Regulation of Electronic Speech
• phase out compulsory licensing for all communications content industries, • repeal must-carry rules for cable television and satellite networks, and • eliminate the Federal Communications Commission's power to control broadcast content in the name of the “public interest.”
In the United States, freedom of speech is secured by the First Amendment, which declares that Congress “shall make no law … abridging the freedom of speech, or of the press.” The language of the First Amendment does not distinguish one medium of speech from another. Electronic free speech should be no less protected than speech on paper, as the Supreme Court has affirmed in the case of the Internet.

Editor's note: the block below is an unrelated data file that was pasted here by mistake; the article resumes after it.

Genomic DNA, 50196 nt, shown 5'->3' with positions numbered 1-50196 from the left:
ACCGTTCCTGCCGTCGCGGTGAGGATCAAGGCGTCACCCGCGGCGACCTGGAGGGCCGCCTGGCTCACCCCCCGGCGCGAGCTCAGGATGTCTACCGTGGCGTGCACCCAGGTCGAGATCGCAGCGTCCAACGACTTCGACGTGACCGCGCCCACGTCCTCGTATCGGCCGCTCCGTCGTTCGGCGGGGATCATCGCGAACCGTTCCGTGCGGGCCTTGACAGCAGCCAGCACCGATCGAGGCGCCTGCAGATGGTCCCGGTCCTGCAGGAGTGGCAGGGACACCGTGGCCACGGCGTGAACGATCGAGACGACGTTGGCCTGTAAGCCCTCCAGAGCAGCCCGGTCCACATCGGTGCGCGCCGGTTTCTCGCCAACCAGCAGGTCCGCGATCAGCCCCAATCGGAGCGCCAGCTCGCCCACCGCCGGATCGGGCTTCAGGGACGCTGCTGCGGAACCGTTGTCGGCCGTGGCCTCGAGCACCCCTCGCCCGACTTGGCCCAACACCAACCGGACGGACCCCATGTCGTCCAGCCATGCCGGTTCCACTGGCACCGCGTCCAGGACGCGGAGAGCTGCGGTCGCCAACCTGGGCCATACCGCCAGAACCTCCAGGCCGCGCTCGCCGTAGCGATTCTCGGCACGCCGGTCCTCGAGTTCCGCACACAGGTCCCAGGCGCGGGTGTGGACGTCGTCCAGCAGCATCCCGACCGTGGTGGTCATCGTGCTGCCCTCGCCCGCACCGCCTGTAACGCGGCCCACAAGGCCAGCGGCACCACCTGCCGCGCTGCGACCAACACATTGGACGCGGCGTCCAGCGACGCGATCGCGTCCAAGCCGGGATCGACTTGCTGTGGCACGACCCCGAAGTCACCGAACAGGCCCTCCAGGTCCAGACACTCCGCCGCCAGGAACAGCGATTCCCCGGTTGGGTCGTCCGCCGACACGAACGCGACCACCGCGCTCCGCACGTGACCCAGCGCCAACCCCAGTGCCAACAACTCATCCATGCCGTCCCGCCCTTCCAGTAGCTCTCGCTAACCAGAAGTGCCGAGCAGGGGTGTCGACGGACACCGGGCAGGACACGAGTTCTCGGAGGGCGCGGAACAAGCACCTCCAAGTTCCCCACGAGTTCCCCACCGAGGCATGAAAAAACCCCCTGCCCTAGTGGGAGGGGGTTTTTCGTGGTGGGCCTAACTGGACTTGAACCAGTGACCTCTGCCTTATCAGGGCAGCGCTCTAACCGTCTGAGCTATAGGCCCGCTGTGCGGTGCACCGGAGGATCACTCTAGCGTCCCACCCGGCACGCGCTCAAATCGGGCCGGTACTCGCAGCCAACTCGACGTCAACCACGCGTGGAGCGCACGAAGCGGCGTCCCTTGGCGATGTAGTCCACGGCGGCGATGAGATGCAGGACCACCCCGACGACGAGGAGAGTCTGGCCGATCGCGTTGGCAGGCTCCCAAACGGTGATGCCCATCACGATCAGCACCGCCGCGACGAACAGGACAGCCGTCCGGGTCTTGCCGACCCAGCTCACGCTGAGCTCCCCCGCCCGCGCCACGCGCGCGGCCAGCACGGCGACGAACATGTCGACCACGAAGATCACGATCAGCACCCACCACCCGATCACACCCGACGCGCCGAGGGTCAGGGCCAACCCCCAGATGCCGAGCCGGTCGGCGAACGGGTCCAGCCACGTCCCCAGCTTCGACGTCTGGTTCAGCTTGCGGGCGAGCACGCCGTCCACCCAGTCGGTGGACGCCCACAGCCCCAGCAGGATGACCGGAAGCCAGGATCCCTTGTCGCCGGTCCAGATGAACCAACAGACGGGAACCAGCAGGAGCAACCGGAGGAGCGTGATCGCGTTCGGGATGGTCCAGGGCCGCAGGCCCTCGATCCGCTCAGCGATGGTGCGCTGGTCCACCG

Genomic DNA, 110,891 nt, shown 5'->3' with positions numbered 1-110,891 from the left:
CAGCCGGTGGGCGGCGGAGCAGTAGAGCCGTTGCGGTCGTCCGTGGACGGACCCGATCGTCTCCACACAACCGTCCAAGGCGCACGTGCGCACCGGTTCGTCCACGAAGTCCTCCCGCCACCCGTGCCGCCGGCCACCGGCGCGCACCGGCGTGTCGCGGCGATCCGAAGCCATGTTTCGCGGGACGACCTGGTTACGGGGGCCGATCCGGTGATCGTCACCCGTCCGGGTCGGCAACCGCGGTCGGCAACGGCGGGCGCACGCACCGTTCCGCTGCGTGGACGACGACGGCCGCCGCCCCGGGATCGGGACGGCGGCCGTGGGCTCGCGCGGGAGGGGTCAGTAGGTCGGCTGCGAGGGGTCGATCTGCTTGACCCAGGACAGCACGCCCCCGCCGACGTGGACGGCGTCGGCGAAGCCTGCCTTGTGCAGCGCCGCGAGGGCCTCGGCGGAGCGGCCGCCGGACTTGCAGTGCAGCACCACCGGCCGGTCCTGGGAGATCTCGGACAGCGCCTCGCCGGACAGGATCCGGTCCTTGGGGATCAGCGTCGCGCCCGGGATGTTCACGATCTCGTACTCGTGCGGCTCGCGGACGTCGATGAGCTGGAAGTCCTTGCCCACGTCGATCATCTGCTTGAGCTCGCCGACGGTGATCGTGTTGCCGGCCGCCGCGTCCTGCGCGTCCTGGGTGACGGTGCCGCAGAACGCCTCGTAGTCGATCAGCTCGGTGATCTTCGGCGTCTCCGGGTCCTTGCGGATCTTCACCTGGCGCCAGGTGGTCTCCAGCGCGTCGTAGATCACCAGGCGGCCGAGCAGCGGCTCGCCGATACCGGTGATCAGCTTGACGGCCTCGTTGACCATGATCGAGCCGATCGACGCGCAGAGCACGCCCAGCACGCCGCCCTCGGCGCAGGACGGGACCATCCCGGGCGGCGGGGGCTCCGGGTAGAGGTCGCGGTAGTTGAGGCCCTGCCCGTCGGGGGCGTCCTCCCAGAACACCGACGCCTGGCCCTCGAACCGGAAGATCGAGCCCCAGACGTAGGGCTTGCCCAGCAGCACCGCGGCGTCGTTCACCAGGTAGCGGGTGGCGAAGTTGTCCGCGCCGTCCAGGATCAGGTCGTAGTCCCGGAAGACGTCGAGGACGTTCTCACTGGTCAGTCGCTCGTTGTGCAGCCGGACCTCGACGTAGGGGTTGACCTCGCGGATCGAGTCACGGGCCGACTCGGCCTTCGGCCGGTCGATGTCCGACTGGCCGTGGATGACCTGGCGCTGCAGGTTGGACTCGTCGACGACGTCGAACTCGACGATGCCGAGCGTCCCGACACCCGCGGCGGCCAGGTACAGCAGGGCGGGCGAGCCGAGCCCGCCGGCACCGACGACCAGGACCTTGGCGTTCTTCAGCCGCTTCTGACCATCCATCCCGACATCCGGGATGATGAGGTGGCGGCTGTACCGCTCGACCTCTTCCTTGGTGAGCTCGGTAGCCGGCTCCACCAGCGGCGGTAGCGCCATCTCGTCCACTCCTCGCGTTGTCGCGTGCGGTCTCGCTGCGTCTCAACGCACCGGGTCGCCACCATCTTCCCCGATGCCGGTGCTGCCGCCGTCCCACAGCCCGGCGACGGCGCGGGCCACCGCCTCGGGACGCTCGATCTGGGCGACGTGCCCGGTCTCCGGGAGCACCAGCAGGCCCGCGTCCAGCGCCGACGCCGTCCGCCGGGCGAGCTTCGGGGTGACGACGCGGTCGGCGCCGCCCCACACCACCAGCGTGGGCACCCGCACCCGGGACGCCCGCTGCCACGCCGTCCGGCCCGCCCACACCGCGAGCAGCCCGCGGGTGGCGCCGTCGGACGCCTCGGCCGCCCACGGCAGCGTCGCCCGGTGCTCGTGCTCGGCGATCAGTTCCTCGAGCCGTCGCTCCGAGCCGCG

The regulations governing carriage of broadcast programs on cable television and satellite networks are an appalling mess. One key feature of those regulations is compulsory licensing of broadcast programming to satellite networks and cable television stations (intended to help the satellite networks and cable television stations). A second key feature is the must-carry rules (intended to help broadcasters) that require cable television stations and satellite networks to carry certain local stations. Compulsory licensing and must-carry should be phased out together, furthering both equality under the law and freedom. The benefits for broadcasters of repealing compulsory licensing would balance the benefits for cable and satellite networks of repealing must-carry.
Compulsory licensing was adopted to give cable television and satellite networks access to broadcast programming without having to negotiate